In many fields of research, workflow management systems are used to automate the execution of multi-step processes. Applications include bioinformatics (for pipeline management), medical imaging and astronomy. The diversity of workflow tools can be a challenge; there are hundreds of different tools (see here and here) implemented in different languages and optimized for different disciplines. Popular workflow tools in life sciences include Galaxy, BPipe, GATK, Snakemake, and NextFlow. With so many tools for describing and executing workflows, sharing workflows between organizations is a challenge. Workflow management is an area crying out for some standardization.
In this article I’ll look at two workflow standardization efforts: the Common Workflow Language (CWL), a specification supported by several business and research organizations; and the Workflow Description Language (WDL) led by researchers from the Broad Institute.
The Common Workflow Language (CWL)
The Common Workflow Language is a broadly supported specification. It aims to make it easier for organizations to share data analysis workflows. GitHub along with cwltool, the open-source reference implementation, maintain this specification. Multiple tools implement the CWL specification.
To run Toil workflows with Univa Grid Engine, you’ll need to install Toil on each cluster node. A toil worker process on each node is responsible for running and monitoring the job’s steps that comprise a Toil workflow, which is a little awkward. If you plan to run CWL workflows with Toil, make sure that you install Toil with the “cwl” extra feature ($ pip install ‘toil[cwl]’). The toil-cwl-runner and the cwltoil executables are then installed on each host. You can follow this procedure in the Toil documentation to run a basic CWL workflow called example.cwl.
Running a simple CWL workflow in Toil with Univa Grid Engine looks something like this:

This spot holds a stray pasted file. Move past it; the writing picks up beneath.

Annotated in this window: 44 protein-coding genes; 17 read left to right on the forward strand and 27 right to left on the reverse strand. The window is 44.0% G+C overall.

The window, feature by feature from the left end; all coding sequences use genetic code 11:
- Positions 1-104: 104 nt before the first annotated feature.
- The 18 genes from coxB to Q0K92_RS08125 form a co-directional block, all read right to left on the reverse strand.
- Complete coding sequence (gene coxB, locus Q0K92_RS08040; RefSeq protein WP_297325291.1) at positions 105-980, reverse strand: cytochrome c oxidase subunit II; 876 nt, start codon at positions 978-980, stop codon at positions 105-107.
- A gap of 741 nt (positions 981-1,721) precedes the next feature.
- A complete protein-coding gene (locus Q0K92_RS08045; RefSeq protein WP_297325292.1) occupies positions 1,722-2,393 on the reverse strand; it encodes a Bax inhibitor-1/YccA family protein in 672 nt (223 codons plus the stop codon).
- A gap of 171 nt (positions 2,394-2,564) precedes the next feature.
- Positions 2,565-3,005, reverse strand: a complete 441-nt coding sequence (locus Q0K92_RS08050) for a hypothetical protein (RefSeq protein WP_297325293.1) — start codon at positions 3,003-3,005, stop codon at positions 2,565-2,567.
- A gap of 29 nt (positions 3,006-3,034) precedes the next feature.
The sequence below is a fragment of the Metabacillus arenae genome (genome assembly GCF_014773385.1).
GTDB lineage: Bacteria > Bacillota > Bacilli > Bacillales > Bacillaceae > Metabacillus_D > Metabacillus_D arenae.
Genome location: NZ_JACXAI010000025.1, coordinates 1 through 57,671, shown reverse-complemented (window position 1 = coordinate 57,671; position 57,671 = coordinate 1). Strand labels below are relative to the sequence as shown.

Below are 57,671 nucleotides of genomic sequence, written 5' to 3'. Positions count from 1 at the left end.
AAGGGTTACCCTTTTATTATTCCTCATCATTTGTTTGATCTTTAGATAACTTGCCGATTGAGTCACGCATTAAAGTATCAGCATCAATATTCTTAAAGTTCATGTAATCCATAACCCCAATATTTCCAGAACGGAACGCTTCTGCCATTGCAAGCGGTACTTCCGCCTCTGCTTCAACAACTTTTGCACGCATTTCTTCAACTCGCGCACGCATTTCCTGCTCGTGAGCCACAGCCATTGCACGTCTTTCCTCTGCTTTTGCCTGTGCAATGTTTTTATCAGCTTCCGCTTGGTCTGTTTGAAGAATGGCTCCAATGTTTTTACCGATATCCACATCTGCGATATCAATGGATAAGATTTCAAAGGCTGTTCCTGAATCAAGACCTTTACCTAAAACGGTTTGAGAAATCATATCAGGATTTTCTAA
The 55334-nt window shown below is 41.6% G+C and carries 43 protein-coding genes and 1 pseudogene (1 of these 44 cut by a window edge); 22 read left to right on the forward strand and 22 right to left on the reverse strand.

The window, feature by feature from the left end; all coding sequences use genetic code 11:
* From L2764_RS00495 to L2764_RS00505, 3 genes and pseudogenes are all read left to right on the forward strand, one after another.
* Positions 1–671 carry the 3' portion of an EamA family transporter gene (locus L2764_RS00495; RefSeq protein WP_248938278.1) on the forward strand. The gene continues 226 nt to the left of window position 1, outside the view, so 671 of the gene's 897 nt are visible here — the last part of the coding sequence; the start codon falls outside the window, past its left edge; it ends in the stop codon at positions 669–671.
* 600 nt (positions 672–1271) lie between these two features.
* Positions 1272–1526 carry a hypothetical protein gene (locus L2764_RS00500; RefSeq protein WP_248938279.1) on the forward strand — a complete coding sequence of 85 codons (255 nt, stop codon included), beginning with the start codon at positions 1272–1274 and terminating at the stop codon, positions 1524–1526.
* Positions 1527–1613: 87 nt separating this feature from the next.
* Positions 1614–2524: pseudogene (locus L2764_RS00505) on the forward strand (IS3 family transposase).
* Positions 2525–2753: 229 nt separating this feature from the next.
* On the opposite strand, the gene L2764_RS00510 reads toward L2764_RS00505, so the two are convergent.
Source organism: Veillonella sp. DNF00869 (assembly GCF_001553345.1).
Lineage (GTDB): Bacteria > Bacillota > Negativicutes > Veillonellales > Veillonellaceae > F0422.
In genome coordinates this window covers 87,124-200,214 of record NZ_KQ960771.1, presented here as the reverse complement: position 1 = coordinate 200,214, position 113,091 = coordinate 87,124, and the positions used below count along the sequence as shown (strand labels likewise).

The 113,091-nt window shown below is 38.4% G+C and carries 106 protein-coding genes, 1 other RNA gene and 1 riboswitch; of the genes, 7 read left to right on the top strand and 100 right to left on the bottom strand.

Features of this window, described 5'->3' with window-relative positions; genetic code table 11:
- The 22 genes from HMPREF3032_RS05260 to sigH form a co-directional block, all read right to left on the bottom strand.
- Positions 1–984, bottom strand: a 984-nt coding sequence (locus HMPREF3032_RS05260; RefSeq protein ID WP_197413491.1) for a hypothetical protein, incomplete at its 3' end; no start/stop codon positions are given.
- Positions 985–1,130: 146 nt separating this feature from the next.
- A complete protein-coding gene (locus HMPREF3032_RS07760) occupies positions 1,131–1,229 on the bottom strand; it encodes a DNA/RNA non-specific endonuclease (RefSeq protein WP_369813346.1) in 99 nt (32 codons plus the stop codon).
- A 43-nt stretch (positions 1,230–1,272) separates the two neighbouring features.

$ export TOIL_GRIDENGINE_ARGS='-q batch.q' $ cwltoil --batchSystem=sge --defaultMemory 100000000 --defaultCores 4 \ example.cwl example-job.yaml
In addition to passing resource requirements on the command line, you can pass Univa Grid Engine command line arguments via the $TOIL_GRIDENGINE_ARGS environment variable.
You can see details of how Toil interacts with Univa Grid Engine commands (qstat, qsub, qdel, etc.) by inspecting the Toil gridengine.py module on GitHub. Toil periodically polls Univa Grid Engine to monitor workload execution. Resource requirements, such as memory and CPU cores selected on the command line for all steps in the flow, is one of Toil’s drawbacks. Currently, the CWL 1.0 specification provides the notion of runtime Requirements and Hints. So, newer versions of the tool will likely address this limitation.
The Workflow Description Language (WDL)
The Workflow Description Language (pronounced “widdle”) is another open workflow specification developed at the Broad Institute. Though they both provide many similar capabilities, WDL is often described as less generalized than CWL. WDL is frequently used with GATK (Genome Analysis Toolkit), which was also developed by the Broad Institute.
Cromwell, written in Java, is integrated with Univa Grid Engine. This step-by-step example configures Cromwell to use with Univa Grid Engine (or Sun Grid Engine). Cromwell provides a “runtime” directive for individual job steps that specify resources such as CPU, memory and Docker containers. It also has an active community of Grid Engine users and many Grid Engine examples, so it’s easy to get assistance with Cromwell.
Cromwell has added support for CWL 1.0 in Cromwell version 32 and later versions. Similarly, Toil offersWDL support. It seems likely that as these open-workflow standards gain traction, workflow tools will evolve to support multiple workflow specification languages.
The Bottom Line
Open workflow standards are coming, but it’s still early days. Support for CWL or WDL should be one of many considerations in choosing a workflow tool because the standards are recent. In an earlier article, we looked at NextFlow (commercially supported by seqera.io) and its integration with Univa Grid Engine. NextFlow provides rich functionality and allows inline coding of workflow steps using a user’s preferred scripting language. It’s easy to see how some users that rely on these features might view standards-based workflow specifications as a step backward. As open workflow language specifications gain traction, leading pipeline tool provider will likely find ways to support the standards.
Your choice of a workflow or pipeline manager will likely come down to your choice of tools, who you are collaborating with, and existing repositories of workflows that you can leverage. There is good news for Univa Grid Engine users: there are plenty of choices since all of these popular tools feature a Grid Engine integration.
Are you using a workflow tool with Univa Grid Engine? I’d be interested in learning what you’re running and what your experience has been.